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Everything You Need to Know About Getting a Hysterectomy

Everything You Need to Know About Getting a Hysterectomy

What is a hysterectomy?

A hysterectomy is a surgical procedure that removes a woman’s womb or uterus. Doctors have been practicing hysterectomies since the 1800’s.

A woman’s uterus or the womb is the organ responsible for pregnancy, conception, and menstruation. Once a woman’s uterus is removed, she can no longer experience menstruation or become pregnant.

Why would you need this procedure?

A woman may need to undergo this procedure because of some conditions or complications that she is experiencing. Some of these issues are:

Uterine fibroids

Uterine Fibroids are growths that are noncancerous in nature. They are found along the walls of the uterus. These growths may be the cause of immense pain and bleeding for some women.

Heavy or unusual bleeding

A change in a woman’s level of hormones caused by cancer, fibroids (as mentioned above), or infections can cause heavy and prolonged bleeding.

Uterine prolapse

Uterine prolapse is when the womb slips from its normal position in the vagina. This usually happens to women who have experienced many vaginal births. Women who are going through menopause or are obese may also experience uterine prolapse. Uterine prolapse may cause pelvic pressure and bowel problems.

Endometriosis

Endometriosis is when the tissue that is normally found lining the uterus grows outside. They may grow on your ovaries, fallopian tubes, and other organs in the pelvic and abdominal area. Endometriosis causes severe pain and bleeding in between a woman’s periods.

Adenomyosis

Adenomyosis is when the tissue that is normally found lining the uterus grows inside its walls where it does not belong. This causes the uterine walls to thicken, leading to severe pain and bleeding.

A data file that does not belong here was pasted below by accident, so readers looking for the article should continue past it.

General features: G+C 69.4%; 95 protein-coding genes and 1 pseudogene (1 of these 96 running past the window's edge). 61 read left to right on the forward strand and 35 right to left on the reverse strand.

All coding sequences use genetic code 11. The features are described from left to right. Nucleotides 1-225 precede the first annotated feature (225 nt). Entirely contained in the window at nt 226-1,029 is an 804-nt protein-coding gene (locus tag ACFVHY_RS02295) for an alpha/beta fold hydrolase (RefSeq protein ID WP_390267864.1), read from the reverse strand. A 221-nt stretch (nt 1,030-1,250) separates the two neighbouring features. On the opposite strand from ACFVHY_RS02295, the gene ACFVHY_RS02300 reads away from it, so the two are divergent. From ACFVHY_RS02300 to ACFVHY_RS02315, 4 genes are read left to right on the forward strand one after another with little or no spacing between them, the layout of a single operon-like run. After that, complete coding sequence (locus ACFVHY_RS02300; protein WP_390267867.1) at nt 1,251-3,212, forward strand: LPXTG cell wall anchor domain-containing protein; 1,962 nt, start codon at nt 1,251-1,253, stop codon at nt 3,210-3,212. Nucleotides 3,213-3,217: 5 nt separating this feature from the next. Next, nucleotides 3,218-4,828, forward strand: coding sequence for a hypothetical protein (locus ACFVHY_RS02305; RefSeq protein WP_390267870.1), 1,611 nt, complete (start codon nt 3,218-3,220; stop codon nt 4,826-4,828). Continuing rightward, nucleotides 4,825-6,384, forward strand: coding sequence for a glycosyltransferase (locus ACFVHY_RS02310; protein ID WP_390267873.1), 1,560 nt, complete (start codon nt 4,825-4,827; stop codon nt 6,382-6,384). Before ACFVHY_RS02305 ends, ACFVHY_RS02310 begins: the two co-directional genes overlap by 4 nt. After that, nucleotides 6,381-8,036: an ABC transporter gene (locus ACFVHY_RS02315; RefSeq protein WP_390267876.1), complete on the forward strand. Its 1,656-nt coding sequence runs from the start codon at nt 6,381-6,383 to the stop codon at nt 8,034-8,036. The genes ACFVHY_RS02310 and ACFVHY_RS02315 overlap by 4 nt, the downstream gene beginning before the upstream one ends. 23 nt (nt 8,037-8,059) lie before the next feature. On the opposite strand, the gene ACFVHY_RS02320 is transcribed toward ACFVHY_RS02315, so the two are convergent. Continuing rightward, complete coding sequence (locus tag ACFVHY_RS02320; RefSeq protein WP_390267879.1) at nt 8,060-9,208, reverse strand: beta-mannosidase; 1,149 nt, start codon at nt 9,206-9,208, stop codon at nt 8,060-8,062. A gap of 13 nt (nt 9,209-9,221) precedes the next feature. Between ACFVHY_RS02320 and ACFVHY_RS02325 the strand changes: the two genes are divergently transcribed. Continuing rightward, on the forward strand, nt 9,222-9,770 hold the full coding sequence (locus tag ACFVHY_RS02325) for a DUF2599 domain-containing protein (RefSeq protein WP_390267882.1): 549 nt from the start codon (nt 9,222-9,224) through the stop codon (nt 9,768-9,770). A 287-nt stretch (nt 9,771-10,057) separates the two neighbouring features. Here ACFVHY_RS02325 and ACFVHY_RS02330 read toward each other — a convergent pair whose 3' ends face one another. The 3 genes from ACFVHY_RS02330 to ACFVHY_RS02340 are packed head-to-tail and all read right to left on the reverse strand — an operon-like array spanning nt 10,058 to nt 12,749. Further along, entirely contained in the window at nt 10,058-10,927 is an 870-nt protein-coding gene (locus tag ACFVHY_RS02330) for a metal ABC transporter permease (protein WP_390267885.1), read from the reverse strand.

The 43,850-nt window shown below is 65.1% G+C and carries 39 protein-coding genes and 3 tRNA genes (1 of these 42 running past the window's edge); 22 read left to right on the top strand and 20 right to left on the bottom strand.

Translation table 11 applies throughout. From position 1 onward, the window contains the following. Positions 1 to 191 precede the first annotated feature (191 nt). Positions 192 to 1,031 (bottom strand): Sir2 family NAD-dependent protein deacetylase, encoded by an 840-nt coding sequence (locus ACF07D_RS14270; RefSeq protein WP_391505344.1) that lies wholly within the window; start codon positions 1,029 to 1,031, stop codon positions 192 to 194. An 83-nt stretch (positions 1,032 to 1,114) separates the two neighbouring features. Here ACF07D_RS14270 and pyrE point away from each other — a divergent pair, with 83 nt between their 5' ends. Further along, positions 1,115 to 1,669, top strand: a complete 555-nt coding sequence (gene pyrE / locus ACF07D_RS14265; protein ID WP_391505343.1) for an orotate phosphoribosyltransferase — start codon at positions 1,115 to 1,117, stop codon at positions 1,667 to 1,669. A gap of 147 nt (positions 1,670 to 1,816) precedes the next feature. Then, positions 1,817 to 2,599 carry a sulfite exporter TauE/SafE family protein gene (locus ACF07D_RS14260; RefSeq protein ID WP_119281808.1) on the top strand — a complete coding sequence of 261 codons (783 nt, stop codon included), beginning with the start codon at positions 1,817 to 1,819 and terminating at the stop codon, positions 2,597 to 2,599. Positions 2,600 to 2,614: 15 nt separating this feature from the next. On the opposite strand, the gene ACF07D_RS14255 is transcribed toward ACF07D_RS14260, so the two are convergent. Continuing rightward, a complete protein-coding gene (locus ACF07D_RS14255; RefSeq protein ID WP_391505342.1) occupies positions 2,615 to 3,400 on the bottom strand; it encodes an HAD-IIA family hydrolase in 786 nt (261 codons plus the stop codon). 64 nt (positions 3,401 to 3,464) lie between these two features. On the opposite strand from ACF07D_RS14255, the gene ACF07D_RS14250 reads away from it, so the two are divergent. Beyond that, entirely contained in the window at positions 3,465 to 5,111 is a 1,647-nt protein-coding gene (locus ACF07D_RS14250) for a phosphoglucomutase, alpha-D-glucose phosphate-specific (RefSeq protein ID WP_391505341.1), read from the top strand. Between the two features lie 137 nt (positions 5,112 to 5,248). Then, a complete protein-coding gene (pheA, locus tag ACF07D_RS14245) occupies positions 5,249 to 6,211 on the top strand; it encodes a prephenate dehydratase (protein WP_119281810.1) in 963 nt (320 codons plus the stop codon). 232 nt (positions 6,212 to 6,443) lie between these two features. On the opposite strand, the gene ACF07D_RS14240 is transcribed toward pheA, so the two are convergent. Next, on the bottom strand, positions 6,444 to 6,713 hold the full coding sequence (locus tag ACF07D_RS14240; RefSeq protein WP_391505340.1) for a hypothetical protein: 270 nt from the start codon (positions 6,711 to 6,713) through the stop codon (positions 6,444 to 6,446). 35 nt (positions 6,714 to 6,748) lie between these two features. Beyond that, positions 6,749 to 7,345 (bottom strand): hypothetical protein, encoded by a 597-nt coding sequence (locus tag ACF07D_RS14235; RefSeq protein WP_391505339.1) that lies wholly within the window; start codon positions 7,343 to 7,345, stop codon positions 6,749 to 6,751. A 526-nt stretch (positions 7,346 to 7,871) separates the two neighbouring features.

Cancer of the uterus, ovary, cervix or endometrium

If you have cancer in any of these areas, your doctor may advise you that surgery might be your best option.

Irregular Periods After Birth: When Should Menstruation Normalize?

Kinds of hysterectomy

Depending on your condition, your doctor might recommend a different type of this procedure. The different types include:

Total hysterectomy

This is the most common type of hysterectomy. This procedure removes the entire uterus, including the cervix. Depending on the specifics of your condition, doctors may or may not remove the fallopian tubes.

Partial/Subtotal/Supracervical hysterectomy

Unlike a total hysterectomy, a partial hysterectomy only removes the upper part of the uterus. This leaves the cervix intact. Doctors may or may not remove the ovaries.

Radical hysterectomy

This kind of hysterectomy removes the uterus, cervix, the tissues on the cervix, as well as the upper parts of the vagina. Doctors recommend this kind of hysterectomy to treat cancers. The surgical team may or may not remove the fallopian tubes and ovaries.

Risks and complications

Much like other surgical procedures, some complications might occur during or after a hysterectomy. Among possible complications are:

  • Bleeding
  • Ureter damage
  • Bladder or bowel damage
  • Infection
  • Blood clots
  • Problems with the vagina
  • Failure with the ovaries
  • Early menopause
  • Breathing and heart problems due to anesthesia

Undergoing a hysterectomy involves some risks. However, this procedure is generally considered to be safe.

Key takeaway

A hysterectomy is a fairly common surgical procedure that involves the removal of a woman’s uterus. There are many reasons that a doctor might recommend a hysterectomy. While there are some risks associated with the operation, hysterectomies are generally safe.

Learn more about Medical Procedures and Surgeries here.

Hello Health Group does not provide medical advice, diagnosis or treatment.

Sources

Hysterectomy, https://www.womenshealth.gov/a-z-topics/hysterectomy

Accessed March 26, 2021

 

Overview: Hysterectomy, https://www.nhs.uk/conditions/hysterectomy/

Accessed March 26, 2021

 

Hysterectomy: Frequently Asked Questions,

https://www.acog.org/womens-health/faqs/hysterectomy

Accessed March 26, 2021

 

Hysterectomy, https://my.clevelandclinic.org/health/treatments/4852-hysterectomy

Accessed March 26, 2021

 

Abdominal Hysterectomy, https://www.mayoclinic.org/tests-procedures/abdominal-hysterectomy/about/pac-20384559Accessed March 26, 2021

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Written by Sky Abundo on Apr 23
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